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LICK AND A PROMISE Come Together In The Morning Frontier Productions 4020796 432317 (2011)

Lick And A Promise

OK, they may be German, they make take their name from the Aersomith line 'He gave the ladies a lick and a promise' and they may have that raggedy Stones feel (circa Sticky Fingers' and 'Exile on Mainstreet'), cut through with the harmonies of The Proclaimers and tinges of Zeppelin, but Lick And A Promise still do enough to be taken seriously as a band in their own right. On a superbly paced, acoustic based and thoroughly enjoyable album, the band work towards a satisfying close with the Black Crows and southern rock influenced 'Hard To Say Goodbye' and a Robert Plant/Zeppelin steal on the beautifully crafted 'Places Of The Soul'.

'Come Together In The Morning' is such a superbly conceptualised album that the back porch acoustic outro provides the perfect finish.

The dozen tracks have enough harmony led spirit to transform their undeniable retro roots into something new and vital. And after all, what contemporary music with real substance doesn't have its antecedents in the past? The thing that makes Lick And A Promise different is their core sparkling harmonies, the duo based song-writing approach of vocalist Jochen W Thoma and guitarist Manuel Elsesser and the fact they approach their songs from an essential acoustic base, no matter where they end up. Then there's a family connection that sees Jochen's brother Volker on bass and organ and dad Willi on trumpet and trombone, further reasons perhaps for the tightly wrapped blend of songs that emphasise harmonies, melody and sparkling instrumentation.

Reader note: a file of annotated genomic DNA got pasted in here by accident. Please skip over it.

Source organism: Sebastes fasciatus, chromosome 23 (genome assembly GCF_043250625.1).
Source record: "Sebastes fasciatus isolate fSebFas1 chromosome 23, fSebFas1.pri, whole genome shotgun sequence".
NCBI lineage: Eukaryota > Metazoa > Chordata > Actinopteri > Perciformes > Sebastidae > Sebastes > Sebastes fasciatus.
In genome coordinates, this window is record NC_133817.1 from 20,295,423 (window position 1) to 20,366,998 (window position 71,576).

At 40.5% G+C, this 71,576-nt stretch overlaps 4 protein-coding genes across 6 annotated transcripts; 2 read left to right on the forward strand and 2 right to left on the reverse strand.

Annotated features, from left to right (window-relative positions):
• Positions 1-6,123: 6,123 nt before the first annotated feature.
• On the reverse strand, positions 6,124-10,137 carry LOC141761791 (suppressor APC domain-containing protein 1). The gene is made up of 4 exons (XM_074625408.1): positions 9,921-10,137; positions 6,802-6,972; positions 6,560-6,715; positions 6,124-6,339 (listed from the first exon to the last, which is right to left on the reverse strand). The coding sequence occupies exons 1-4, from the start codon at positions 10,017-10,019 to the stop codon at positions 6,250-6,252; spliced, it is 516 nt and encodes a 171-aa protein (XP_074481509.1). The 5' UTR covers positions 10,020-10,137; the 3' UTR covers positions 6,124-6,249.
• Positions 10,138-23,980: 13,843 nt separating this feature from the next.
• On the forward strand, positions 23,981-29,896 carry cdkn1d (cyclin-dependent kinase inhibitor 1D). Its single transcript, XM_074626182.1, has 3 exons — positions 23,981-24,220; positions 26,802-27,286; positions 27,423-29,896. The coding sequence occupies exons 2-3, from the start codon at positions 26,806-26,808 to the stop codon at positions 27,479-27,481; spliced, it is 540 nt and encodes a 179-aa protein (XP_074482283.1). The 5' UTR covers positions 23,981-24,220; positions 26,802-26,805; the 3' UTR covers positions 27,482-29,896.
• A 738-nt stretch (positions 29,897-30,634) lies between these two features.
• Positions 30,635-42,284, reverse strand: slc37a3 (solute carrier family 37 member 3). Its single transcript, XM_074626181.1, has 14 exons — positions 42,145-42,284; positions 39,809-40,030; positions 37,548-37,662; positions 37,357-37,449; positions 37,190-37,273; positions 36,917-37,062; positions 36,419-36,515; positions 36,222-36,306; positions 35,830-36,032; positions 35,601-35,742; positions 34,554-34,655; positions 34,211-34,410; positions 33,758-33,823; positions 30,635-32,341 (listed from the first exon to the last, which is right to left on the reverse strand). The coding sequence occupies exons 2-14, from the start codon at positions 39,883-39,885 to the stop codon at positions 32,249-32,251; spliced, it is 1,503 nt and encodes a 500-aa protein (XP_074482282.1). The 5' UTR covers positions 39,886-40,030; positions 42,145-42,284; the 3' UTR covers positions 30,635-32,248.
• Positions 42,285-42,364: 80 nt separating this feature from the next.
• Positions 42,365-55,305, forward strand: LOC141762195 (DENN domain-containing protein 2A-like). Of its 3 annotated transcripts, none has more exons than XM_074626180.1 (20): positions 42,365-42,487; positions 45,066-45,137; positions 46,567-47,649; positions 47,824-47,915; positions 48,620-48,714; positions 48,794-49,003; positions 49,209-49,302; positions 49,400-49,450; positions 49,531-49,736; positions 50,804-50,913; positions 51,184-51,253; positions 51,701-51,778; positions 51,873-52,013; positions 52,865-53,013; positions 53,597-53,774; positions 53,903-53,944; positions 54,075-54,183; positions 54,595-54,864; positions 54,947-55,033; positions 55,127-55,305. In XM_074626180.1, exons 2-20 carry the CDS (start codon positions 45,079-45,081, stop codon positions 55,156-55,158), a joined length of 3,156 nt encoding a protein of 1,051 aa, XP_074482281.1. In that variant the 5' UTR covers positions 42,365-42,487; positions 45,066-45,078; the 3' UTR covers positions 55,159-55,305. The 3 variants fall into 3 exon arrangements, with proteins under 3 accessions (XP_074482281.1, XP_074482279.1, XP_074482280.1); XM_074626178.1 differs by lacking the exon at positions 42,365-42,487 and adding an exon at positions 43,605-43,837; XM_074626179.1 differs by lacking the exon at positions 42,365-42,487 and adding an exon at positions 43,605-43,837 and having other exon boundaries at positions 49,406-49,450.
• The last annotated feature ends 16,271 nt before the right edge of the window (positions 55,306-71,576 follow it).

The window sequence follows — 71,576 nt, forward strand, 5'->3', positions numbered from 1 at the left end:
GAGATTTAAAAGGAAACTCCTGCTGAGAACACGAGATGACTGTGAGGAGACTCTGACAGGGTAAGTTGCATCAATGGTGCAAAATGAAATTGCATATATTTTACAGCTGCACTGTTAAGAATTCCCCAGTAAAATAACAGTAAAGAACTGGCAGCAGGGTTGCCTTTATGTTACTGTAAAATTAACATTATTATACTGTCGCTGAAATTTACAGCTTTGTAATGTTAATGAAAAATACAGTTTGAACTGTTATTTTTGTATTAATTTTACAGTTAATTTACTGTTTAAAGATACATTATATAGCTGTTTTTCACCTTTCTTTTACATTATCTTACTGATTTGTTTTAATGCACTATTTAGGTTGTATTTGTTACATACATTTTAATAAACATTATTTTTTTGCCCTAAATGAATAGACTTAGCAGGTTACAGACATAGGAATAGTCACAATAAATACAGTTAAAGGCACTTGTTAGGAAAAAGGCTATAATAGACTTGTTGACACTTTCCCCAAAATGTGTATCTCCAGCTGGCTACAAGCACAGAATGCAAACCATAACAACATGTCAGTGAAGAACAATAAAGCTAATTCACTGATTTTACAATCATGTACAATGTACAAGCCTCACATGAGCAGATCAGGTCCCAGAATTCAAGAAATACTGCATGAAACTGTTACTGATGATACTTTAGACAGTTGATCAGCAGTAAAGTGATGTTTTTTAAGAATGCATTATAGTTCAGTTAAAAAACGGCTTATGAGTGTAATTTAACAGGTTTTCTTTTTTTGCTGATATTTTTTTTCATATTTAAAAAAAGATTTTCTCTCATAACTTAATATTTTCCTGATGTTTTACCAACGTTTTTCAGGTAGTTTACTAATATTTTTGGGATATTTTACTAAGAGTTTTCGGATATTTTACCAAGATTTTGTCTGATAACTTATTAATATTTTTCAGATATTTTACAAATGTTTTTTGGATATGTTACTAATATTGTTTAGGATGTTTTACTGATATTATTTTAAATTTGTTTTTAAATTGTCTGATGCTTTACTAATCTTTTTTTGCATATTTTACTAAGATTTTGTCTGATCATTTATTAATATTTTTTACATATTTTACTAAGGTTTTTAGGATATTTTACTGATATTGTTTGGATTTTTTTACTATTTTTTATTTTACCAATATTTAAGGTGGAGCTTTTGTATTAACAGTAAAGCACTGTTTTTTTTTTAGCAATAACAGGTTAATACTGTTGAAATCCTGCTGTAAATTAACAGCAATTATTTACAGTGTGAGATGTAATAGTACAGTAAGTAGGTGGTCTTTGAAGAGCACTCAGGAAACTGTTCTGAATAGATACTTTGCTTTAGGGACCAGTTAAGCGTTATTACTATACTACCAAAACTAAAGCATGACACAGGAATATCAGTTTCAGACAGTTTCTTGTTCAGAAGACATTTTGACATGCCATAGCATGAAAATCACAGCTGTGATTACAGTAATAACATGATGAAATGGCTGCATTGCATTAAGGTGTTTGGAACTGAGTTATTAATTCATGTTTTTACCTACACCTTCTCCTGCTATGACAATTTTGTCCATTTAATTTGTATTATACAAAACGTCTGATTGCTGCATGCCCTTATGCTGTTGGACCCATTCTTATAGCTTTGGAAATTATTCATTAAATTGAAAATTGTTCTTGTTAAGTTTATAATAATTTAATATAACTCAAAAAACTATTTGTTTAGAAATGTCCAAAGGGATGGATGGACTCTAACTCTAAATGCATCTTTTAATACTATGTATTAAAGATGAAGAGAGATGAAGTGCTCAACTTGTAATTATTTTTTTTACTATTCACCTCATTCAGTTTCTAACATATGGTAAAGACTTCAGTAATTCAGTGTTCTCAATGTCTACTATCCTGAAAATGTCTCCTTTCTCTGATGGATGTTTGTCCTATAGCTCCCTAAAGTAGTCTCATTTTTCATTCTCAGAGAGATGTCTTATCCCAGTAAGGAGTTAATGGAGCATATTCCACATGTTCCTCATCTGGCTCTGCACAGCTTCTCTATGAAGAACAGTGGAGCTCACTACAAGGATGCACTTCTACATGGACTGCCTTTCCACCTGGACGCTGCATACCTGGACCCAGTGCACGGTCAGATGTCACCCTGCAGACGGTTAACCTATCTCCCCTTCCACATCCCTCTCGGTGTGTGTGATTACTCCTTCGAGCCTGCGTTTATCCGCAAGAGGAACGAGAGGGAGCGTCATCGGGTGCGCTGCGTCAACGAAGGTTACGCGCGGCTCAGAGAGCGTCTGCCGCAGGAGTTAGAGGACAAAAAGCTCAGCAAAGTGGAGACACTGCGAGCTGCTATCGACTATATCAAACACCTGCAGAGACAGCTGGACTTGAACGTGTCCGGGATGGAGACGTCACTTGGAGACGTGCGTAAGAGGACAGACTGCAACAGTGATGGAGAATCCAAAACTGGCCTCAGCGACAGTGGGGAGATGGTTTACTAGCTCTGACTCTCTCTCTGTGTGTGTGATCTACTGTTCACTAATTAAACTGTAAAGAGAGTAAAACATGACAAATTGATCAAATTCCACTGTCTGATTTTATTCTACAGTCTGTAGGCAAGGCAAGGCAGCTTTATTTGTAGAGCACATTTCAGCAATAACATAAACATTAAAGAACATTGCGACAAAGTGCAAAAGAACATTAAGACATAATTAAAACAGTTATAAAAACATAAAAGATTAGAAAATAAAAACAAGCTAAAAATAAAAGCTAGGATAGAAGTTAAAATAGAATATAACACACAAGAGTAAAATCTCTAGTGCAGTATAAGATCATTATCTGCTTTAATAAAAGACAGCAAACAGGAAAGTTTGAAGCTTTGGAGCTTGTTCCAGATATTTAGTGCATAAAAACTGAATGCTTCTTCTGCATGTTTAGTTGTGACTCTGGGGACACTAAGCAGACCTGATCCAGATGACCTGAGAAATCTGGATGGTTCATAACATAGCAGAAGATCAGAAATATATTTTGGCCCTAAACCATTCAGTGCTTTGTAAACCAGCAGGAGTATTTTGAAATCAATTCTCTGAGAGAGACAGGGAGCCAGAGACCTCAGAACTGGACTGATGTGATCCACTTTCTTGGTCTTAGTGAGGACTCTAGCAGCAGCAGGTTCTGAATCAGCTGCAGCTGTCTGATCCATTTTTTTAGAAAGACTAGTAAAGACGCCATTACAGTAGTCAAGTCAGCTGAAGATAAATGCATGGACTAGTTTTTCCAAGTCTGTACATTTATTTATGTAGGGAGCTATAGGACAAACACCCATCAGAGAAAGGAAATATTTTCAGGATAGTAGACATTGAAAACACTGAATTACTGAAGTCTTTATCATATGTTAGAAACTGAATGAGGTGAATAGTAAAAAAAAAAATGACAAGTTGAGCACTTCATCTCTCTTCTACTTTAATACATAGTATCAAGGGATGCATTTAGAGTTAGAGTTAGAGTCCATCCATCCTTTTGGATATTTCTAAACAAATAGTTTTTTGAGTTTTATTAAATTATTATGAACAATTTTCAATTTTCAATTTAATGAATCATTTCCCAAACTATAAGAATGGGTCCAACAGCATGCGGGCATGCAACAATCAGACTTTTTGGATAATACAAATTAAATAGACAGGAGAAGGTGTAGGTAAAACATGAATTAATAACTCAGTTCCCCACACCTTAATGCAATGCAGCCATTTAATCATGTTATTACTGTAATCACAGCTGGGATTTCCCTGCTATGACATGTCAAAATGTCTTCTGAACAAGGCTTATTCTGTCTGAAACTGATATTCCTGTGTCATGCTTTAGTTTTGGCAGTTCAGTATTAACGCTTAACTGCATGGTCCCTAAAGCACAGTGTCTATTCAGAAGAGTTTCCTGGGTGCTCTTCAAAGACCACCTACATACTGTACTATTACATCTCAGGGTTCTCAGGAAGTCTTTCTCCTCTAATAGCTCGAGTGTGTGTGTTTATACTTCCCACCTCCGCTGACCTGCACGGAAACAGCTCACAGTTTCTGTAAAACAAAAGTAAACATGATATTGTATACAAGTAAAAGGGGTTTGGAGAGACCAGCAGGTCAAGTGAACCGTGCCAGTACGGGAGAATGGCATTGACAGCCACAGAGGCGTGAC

In many respects it's the attention to the vocals that gives the album something of a west coast feel, albeit with some undeniable Stones influences such as the Keith Richard riffs on the title track and the Jagger style phrasing of 'Sway Again', a song that even manages to incorporate a Stones song title into the ranks. But it is also the harmonies that make this album a cut above the rest.

'Come Together In The Morning' combines all the subtle push and pulls of understated rock that given a fair hearing will hold crossover appeal to the mainstream rock market. The meticulous attention to detail, the intuitive production and the excellent harmony singing really impresses, particularly on 'Hey Hey Hello' where Jochen sings the lead line before Manuel joins him on alternate double lines to bring an extra dimension to the song. And when they do switch to full electric mode on 'The Highway' they add yet more colours with the addition of Willi Thoma's layered trumpet.

The album unhurriedly builds up a head of steam - sometimes in the most understated way - as on the acoustic train-time rhythms of 'Pale White' and the slow building rock ballad 'Loser And A Fool', which has the same harmony led acoustic sweep of the Bon Jovi/Sambora 'Dead or Alive' duet. And as if to show their full potential they hit a full blown rock groove full of slide guitar led intensity on 'Sometime'.

'Come Together In The Morning' is an impressive debut, full of strong songs, rich harmony singing with a potential commercial appeal that will surely gain Lick & A Promise a deal. If nothing else there are enough classic rock ghosts in the machine to tap into rock's collective consciousness and recondition the music of yester year into something new and interesting.


Review by Pete Feenstra


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***** Out of this world | **** Pretty damn fine |
*** OK, approach with caution unless you are a fan |
** Instant bargain bin fodder | * Ugly. Just ugly

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